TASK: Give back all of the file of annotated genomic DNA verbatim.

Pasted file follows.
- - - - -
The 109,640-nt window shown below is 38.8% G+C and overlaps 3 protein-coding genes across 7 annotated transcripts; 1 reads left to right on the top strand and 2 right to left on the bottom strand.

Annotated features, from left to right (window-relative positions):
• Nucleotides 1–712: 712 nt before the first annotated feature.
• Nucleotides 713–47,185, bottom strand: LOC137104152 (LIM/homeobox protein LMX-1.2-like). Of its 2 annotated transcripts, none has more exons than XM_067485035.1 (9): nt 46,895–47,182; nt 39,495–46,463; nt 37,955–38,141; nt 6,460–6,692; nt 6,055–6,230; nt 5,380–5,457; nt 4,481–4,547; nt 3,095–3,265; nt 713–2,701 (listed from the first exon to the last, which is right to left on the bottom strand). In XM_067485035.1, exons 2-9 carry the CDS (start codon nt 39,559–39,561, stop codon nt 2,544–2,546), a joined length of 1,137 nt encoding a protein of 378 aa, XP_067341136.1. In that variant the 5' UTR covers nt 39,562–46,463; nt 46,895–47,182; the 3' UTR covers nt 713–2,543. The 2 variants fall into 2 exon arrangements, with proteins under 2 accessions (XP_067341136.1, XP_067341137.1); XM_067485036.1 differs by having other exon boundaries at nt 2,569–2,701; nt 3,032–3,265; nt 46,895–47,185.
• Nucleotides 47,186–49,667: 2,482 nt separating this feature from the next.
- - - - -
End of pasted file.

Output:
The 109,640-nt window shown below is 38.8% G+C and overlaps 3 protein-coding genes across 7 annotated transcripts; 1 reads left to right on the top strand and 2 right to left on the bottom strand.

Annotated features, from left to right (window-relative positions):
• Nucleotides 1–712: 712 nt before the first annotated feature.
• Nucleotides 713–47,185, bottom strand: LOC137104152 (LIM/homeobox protein LMX-1.2-like). Of its 2 annotated transcripts, none has more exons than XM_067485035.1 (9): nt 46,895–47,182; nt 39,495–46,463; nt 37,955–38,141; nt 6,460–6,692; nt 6,055–6,230; nt 5,380–5,457; nt 4,481–4,547; nt 3,095–3,265; nt 713–2,701 (listed from the first exon to the last, which is right to left on the bottom strand). In XM_067485035.1, exons 2-9 carry the CDS (start codon nt 39,559–39,561, stop codon nt 2,544–2,546), a joined length of 1,137 nt encoding a protein of 378 aa, XP_067341136.1. In that variant the 5' UTR covers nt 39,562–46,463; nt 46,895–47,182; the 3' UTR covers nt 713–2,543. The 2 variants fall into 2 exon arrangements, with proteins under 2 accessions (XP_067341136.1, XP_067341137.1); XM_067485036.1 differs by having other exon boundaries at nt 2,569–2,701; nt 3,032–3,265; nt 46,895–47,185.
• Nucleotides 47,186–49,667: 2,482 nt separating this feature from the next.